Childhood friendship turns to love in this dark reimagining of the fountain of youth. In 1919, Charlie returns from WWI and gives his heart to Julia. As their love story begins, tragedy strikes when Julia contracts a deadly illness. On her deathbed, dreams of a future together shatter, but Charlie refuses to give up, convincing Julia to drink from a vial of “healing waters” his war buddy swore would bring spontaneous healing.
Julia’s miraculous recovery brings hope, but the water’s murderous side effects snuff out the couple’s short-lived joy. Can Charlie help Julia fight the water’s call to kill? All their efforts may be in vain when Julia has to choose between running from the curse or embracing it in order to save Charlie.
Journey with Julia and Charlie through a love story that spans a hundred years and an age-old curse that spans more and worse, puts Charlie’s life and Julia’s soul at risk.
What Inspired You to Write Your Book?
The Killing Cure: Drink really started with wanting to write a book that tested the boundaries of one partner’s love for another should something happen that causes the partner to take a dark turn and make decisions that are out of character for him/her. From there I thought about what could cause that to happen and decided it had to be something mythical. I imagined a fountain of youth that didn’t offer up healing and immortality freely but instead demanded a price. And then, what would happen if someone took a drink without realizing what it was? The idea grew from there!
How Did You Come up With Your Characters?
Julia developed in my mind first. Some of who she is is honestly based on some of who I am. Most of all, I wanted her to be likable and I wanted the change caused within her from drinking the water to be very extreme. In the end, she comes full circle, fulfilling her dreams in a different way than she ever thought imaginable.
Charlie formulated in my mind easily. He needed to be charming, sure of his love for Julia, and willing to prove it, even when his devotion was tested to the limit, and it is!
She wheeled me to our meeting place. Charlie was not sitting on the lumpy couch like he usually was; instead, he stood, his feet almost bouncing as they met the ground. His eyes were bright, his smile bigger than I’d ever seen.
As soon as we were alone, I asked, “What are you so happy about?”
“First,” he said and then kissed me. “Second, I’m happy because today you’re going to get well.”
I hardly had the energy to lift my gaze to his face. “Can you sit, please?”
“Oh sure, of course. See, I knew you’d beat this thing. It only became clear to me today how it would happen. I took the next train as soon as I knew.”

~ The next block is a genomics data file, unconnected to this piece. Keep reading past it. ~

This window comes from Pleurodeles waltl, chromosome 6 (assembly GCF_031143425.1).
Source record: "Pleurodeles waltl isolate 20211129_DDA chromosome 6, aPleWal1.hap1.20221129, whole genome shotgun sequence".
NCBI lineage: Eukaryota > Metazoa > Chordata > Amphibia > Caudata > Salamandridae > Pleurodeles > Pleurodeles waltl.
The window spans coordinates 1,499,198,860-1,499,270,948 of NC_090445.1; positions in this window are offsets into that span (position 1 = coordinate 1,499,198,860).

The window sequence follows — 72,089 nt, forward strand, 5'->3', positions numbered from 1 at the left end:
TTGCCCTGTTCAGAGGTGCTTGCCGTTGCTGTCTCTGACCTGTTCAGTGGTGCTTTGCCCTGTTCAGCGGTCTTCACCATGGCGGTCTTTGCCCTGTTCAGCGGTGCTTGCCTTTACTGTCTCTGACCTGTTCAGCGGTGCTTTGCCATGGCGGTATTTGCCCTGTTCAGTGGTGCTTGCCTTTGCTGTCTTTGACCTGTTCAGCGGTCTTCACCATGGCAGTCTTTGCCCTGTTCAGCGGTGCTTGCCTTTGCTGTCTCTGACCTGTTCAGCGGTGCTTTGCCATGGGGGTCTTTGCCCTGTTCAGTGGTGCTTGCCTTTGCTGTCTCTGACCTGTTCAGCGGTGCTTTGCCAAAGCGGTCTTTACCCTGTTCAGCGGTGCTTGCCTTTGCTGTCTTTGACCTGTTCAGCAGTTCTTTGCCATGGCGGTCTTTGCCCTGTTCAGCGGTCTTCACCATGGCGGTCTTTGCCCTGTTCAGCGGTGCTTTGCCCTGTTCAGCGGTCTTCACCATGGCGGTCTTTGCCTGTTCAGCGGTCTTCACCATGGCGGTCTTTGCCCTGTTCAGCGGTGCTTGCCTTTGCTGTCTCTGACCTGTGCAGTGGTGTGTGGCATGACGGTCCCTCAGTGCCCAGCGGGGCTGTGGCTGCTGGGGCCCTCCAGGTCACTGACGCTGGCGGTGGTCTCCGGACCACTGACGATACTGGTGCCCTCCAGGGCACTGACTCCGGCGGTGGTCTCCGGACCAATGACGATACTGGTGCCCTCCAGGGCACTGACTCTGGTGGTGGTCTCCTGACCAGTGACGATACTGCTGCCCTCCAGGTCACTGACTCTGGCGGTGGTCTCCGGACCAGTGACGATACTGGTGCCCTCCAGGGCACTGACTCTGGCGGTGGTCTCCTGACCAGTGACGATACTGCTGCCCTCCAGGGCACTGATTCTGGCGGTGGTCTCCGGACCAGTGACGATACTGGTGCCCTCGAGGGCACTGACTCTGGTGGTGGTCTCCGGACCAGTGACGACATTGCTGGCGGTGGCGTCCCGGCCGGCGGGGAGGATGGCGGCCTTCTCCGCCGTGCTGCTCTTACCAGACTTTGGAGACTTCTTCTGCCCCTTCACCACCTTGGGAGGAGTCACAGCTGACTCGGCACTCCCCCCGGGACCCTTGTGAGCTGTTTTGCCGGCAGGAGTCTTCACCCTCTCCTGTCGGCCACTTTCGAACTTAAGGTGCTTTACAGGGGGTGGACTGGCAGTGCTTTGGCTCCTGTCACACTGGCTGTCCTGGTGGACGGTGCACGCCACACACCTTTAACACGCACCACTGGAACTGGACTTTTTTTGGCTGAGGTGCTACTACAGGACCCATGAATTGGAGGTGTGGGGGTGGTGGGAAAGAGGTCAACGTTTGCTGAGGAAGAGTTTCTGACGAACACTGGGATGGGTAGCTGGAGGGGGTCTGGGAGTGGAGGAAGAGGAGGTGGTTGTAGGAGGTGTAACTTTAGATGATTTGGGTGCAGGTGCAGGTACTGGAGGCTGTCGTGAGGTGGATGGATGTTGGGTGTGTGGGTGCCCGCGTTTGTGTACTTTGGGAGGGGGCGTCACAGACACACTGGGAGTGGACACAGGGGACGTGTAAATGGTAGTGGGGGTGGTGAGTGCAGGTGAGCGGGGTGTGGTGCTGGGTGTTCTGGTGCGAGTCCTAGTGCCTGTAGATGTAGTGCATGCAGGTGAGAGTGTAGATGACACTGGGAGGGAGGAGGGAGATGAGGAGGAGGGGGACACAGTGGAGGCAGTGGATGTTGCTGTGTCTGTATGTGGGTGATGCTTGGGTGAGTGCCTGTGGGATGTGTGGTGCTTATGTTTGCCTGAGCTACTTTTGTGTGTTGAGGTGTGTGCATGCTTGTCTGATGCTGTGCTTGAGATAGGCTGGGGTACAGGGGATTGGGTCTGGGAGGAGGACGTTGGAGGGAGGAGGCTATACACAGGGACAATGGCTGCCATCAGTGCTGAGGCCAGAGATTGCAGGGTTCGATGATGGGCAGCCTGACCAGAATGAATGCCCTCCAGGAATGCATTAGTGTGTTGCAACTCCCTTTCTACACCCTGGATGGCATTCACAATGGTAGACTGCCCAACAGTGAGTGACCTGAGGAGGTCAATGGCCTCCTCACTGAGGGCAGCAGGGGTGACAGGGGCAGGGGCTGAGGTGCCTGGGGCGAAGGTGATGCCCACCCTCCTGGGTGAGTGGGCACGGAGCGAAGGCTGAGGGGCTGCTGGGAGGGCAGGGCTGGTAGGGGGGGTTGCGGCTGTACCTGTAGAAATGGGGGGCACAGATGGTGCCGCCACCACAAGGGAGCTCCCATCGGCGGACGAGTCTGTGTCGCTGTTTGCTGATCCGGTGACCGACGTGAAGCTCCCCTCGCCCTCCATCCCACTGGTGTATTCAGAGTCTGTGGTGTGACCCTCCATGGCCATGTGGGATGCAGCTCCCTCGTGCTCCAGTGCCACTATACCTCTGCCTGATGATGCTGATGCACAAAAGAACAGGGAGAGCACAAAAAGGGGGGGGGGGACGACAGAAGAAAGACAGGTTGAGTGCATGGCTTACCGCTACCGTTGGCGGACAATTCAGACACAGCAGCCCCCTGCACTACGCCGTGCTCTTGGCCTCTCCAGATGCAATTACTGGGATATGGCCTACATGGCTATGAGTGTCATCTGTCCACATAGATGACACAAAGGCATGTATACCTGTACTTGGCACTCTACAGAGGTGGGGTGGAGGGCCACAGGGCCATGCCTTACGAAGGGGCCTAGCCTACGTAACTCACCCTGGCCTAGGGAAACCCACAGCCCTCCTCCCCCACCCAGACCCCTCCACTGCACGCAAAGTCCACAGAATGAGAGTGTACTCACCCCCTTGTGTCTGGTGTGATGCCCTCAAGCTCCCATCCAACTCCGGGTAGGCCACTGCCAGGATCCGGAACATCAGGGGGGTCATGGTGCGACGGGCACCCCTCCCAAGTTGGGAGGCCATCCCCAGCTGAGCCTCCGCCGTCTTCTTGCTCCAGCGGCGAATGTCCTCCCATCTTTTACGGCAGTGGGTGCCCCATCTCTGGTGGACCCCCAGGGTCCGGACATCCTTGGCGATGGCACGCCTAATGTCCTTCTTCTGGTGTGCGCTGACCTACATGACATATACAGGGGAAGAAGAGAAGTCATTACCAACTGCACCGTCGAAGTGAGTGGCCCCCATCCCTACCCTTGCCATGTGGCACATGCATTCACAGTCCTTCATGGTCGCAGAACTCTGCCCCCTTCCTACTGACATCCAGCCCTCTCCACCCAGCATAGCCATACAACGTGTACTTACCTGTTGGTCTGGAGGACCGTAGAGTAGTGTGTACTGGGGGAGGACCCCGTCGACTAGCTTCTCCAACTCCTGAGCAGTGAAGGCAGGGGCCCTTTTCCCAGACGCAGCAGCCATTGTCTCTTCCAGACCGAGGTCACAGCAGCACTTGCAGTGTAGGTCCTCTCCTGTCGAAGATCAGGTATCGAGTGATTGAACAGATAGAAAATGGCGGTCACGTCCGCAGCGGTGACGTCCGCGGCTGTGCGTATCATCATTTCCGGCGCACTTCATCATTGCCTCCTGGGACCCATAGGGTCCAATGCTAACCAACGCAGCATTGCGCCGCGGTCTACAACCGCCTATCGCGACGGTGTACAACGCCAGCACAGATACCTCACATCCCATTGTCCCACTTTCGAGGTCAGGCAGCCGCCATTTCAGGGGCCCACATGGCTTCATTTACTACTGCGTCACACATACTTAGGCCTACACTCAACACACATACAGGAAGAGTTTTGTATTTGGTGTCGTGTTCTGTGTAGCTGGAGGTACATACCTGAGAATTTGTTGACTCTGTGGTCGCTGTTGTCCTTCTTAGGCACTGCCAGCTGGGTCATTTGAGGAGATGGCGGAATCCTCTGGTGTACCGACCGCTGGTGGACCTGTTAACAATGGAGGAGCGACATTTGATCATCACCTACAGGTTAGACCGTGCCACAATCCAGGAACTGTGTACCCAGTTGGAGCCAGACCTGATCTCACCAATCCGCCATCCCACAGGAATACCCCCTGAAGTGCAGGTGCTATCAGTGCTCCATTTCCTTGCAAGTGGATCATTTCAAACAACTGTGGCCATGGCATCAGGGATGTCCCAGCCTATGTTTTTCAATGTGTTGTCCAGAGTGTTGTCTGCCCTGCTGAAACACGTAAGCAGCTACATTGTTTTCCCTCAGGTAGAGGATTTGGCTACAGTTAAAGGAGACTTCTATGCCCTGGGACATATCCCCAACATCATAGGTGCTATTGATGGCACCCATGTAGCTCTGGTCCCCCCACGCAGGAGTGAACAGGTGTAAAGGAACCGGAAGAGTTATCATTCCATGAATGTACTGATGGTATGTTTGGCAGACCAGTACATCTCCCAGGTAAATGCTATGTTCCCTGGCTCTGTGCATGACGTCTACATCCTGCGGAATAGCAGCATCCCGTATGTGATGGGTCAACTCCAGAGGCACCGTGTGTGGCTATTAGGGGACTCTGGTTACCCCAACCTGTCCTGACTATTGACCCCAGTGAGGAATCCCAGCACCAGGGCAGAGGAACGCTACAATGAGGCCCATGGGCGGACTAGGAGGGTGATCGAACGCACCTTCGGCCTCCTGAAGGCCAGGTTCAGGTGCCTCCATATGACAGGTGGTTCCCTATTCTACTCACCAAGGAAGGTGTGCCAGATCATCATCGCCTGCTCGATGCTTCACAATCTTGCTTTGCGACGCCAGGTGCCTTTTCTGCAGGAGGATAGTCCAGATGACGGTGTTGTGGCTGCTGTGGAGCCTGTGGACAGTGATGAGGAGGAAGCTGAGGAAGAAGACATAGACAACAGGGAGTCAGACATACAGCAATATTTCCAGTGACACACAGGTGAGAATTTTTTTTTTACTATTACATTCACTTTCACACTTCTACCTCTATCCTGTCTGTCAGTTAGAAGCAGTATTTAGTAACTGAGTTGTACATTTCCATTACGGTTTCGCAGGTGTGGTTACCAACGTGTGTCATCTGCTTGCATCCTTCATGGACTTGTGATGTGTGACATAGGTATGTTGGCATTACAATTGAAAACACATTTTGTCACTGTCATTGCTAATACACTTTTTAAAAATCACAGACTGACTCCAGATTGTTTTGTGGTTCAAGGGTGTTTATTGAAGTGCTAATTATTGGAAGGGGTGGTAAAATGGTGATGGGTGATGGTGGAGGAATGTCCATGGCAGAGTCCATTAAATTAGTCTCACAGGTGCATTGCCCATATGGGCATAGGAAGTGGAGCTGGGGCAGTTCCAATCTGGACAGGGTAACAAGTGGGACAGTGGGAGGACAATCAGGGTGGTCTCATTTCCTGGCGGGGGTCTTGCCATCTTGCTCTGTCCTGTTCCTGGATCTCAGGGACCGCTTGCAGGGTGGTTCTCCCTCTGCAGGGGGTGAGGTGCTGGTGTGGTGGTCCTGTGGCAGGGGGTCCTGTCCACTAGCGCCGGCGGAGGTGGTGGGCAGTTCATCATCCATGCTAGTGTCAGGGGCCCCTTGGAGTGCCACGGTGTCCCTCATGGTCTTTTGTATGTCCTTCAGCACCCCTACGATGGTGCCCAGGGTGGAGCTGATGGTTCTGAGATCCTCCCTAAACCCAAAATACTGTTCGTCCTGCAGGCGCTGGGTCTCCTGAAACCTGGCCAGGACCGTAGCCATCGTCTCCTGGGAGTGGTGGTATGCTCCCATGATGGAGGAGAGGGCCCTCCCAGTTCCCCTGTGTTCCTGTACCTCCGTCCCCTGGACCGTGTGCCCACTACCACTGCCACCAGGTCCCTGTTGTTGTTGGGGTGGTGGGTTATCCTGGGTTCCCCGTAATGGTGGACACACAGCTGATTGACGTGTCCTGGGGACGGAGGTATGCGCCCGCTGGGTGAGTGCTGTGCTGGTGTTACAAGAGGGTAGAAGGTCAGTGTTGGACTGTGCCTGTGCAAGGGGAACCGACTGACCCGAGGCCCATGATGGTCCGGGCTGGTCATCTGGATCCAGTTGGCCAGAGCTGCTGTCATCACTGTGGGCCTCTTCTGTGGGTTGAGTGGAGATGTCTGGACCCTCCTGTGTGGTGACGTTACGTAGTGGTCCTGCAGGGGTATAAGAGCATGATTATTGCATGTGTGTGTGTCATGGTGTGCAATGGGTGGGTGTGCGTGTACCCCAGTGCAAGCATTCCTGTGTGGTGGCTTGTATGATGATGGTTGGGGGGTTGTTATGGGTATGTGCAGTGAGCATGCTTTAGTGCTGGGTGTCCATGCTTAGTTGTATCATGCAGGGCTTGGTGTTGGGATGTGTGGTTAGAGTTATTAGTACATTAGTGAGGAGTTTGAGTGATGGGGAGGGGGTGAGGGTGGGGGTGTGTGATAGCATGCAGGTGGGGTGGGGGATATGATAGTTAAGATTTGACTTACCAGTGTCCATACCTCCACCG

“What are you talking about?”
“Sorry. Okay.” He took a deep breath and tried again. “Do you remember my war buddy Arnold I told you about?”
“Was he the one who wanted to be the horse doctor or the one with the bizarre obsession with water?”
“The water.” Charlie’s eyes lit, and he pulled a chain from his pocket. On the end of it was a small vial with a clear liquid in it. “All I’ve thought about since I left you last was how I couldn’t lose you. I racked my brain all week long, prayed to God for you when I should’ve been sleeping, until the answer came this morning. I remembered I had it. You should’ve heard how he carried on and on about this water, how it would heal, how he went through hell to get it but it was worth it should he ever need it. And I thought, ‘Why let it go to waste?’ Especially now that you need it so badly. Obviously there was a reason I held on to the water. It wasn’t clear until now.”
“Oh, I love you. But there’s no such thing as healing waters. You said yourself he was superstitious.”
“I know I did, but what if there’s more to it than I thought? I can’t believe I didn’t think of this before.”
“Look at me, Charlie. I am skin and bones. My entire body hurts, and I can barely eat. I am being consumed right before your eyes, and you’ve got your sights set on some silly potion.”
And then I saw it. Behind the fire in Charlie’s eyes lived desperation. All his hope hinged on this sip of water. Insane as it was, he was willing to embrace any farfetched possibility if it meant he didn’t have to face the reality of living without me.
His face fell a little at my words, but he wouldn’t be discouraged. “What will it hurt? Drink it, please. For me.” He held the vial out, and I studied him. Hopelessness threatened to burst through the expectation in his eyes, and I felt sad for him. I, with a body full of consumption, pitied Charlie.
The pity came on the heels of my love for him. His plea warmed my heart, desperate as it was, because somewhere, deep down, despite all his optimism and prayers, he knew I was going to die. I took it from him, opened it up, and tipped it back. What harm could one small sip of water do?
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